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Solid Game, Solid Movie - “Sonic the Hedgehog 2” Review

Story posted April 20, 2022 in

Adapting one entertainment medium into another is no simple task.

Time and time again, the public has seen their favorite characters and stories butchered either out of corporate greed and the need to cash in on a property or the sincere belief that something can be “better.”

One unfortunate example of this that is more frequently than not a sure-fire way to conjure a flop is translating video games into the realm of cinema.

Some sorry examples of this are the forgettable “Assassin’s Creed” movie, “Mortal Kombat: Annihilation,” and most attempts to bring “Resident Evil” to the big screen.

However, that isn’t to say that it can’t be done properly. Movies like 2019’s “Detective Pikachu” and 1994’s “Street Fighter” are enjoyable and show a level of respect for the games they come from. Not only do they function as an adequate rendition of the source material, but are generally good movies.

In 2020, one movie that defied everything working against it and somehow flourished was “Sonic the Hedgehog.” From the start, this movie was plagued by fans and skeptics alike predicting that it would fail, and exceed at doing so.

From the original, terrifying design of the titular protagonist to the general polarizing nature associated with the blue blur, nobody went in with high expectations. What followed was a success story that surprised many in a good way. At that point, a sequel was all but announced.

What movie-goers were met with was a competent, charming and funny sendup to the Sega series that’s packed to the gills with homages to the company’s library, new and old. Everything from the music to the cast just fit in a bizarrely perfect way that was hard to hate.

At last, on April 8 “Sonic the Hedgehog 2” hit theaters, and the response was just as warm as it was two years ago.
Not long after the events of the first movie, Dr. Ivo's “Eggman” Robotnik, reprised by Jim Carrey, has found a way back to Earth with two things on his mind: world domination and crushing his spikey adversary.

To accomplish this, he sets out to find Master Emerald who can grant him “ultimate power,” but he can’t do it alone. Robotnik formulates a strategic alliance with Knuckles the Echidna, voiced by Idris Elba.

Knuckles is the last of his kind that was said to protect Master Emerald, but after losing his tribe, he sought to find and end Sonic as an act of revenge since he too was the only surviving member of his mother’s tribe who fought the Echidnas.

While this is happening, Sonic has been enjoying his life with Tom and Maddie—reprised by Ben Schwartz, James Marsden and Tika Sumpter respectively—but feels the need to continue being a hero after the first clash with Robotnik. The story begins to fall into place when Sonic is suddenly visited by Tails, a two-tailed fox that warns him about Knuckles and Master Emerald being in jeopardy.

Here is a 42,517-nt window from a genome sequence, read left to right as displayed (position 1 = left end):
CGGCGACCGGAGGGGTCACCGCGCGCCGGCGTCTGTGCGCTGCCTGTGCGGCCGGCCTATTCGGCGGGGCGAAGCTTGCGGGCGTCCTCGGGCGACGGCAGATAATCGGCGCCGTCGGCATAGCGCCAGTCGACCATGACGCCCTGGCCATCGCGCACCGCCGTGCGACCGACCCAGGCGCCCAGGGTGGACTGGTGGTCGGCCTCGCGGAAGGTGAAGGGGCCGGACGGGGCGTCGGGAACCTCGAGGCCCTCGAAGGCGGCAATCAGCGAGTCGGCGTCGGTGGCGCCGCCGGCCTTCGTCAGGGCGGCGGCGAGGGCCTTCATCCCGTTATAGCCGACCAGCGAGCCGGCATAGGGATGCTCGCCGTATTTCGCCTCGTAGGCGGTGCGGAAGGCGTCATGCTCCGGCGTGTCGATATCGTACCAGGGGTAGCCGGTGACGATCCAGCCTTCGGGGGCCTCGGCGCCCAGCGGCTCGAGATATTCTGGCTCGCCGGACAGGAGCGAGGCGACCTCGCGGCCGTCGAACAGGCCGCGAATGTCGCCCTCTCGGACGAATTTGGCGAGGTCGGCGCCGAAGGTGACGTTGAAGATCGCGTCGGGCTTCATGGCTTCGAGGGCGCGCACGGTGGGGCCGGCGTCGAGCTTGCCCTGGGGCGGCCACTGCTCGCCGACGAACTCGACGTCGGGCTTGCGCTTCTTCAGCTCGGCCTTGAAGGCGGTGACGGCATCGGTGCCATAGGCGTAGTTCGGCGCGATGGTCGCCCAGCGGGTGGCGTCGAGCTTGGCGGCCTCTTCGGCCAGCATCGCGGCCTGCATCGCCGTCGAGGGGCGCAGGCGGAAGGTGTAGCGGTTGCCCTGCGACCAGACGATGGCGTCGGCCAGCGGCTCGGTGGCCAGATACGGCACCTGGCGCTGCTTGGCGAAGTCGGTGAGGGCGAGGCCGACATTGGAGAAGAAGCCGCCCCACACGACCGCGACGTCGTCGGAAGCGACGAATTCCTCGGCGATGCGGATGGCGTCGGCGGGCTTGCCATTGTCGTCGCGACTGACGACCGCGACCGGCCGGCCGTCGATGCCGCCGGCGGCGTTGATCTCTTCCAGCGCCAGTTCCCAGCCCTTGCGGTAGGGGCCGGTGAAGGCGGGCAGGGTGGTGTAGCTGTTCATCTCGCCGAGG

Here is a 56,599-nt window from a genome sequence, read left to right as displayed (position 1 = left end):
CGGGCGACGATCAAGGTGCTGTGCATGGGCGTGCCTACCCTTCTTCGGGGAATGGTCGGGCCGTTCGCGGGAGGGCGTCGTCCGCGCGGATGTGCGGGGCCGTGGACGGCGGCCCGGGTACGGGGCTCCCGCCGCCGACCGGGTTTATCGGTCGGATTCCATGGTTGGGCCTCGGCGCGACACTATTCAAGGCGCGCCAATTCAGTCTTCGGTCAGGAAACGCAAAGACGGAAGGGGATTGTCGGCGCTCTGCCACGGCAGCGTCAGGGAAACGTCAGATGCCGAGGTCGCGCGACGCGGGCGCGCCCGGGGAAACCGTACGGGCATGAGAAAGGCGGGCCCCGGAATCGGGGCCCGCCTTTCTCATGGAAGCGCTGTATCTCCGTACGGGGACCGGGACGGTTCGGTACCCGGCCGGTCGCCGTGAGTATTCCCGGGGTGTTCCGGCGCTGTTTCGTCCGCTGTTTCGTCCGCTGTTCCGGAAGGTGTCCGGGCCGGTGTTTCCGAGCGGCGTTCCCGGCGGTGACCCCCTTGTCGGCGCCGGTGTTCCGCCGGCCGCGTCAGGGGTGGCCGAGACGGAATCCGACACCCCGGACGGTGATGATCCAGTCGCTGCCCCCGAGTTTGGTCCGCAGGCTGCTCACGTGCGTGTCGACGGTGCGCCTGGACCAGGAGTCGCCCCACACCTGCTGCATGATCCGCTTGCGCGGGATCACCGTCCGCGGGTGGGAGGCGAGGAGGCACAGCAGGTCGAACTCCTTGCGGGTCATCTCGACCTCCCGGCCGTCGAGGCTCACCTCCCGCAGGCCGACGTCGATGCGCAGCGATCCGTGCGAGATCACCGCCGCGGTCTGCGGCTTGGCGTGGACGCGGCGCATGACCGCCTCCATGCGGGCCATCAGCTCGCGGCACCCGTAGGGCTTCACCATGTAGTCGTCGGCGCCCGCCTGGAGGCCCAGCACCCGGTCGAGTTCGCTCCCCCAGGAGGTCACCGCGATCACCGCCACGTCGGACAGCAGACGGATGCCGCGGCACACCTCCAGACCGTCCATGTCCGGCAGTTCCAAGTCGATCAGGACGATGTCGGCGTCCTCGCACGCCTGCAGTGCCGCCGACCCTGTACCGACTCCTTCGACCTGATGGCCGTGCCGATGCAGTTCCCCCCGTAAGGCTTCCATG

Interestingly, Tails is the only character to be voiced by the same person who voices him in the video games, Colleen O’Shaughnessey.

Whether or not “Sonic 2” is superior to the first movie or not is a difficult question. The first movie’s low points are more tolerable than 2’s, but the best moments that the sequel has to offer are to blow its predecessor out of the water.

For the first half of the movie, “Sonic 2” feels like every unbearably generic kids' movie, right down to an overabundance of licensed songs crammed into it for no valid reason.

There’s a dance-off set to “Uptown Funk” by Bruno Mars and a scene where Robotnik flosses. The latter is pretty painful to watch when it happens.

With that being said, the second half is everything a fan of the games could ask for and more.
There are wildly fun fights, a mountain of dignified homages to the games, and an overall abundance of fun to be had watching it—a fan of the source material or not.

To reiterate, the movie suffers from an opening half that could be described as excruciatingly mediocre, but when it gets going, it’s almost enough to make up for it; emphasis on “almost.”

What “Sonic the Hedgehog 2” manages to do is something almost unprecedented: It’s a movie adaptation of a beloved video game that’s not only a sequel but one that is viewed by both fans and critics as genuinely good on both accounts.

In other words, it’s a competent movie and a competent adaptation of the game series it’s from.

Of course, Knuckles wouldn’t appear until “Sonic the Hedgehog 3” when referring to the games, but a movie with just Sonic and Tails might not provide as much to work with. With that being said, the “Sonic & Knuckles” lock-on cartridge did allow him to be playable in “Sonic 2” (the game), so it does sort of work.

At the end of the day, Sega and director Jeff Fowler once again proved that not every game-to-movie adaptation needs to be terrible, and neither do the sequels.

On a final note, fans of the games should stick around for the post-credits scene, because it’s a serious crowd-pleaser.

Rating: 3/5 stars

Jonathan Ross is a fourth-year telecommunications major. He can be reached at jmr7304@psu.edu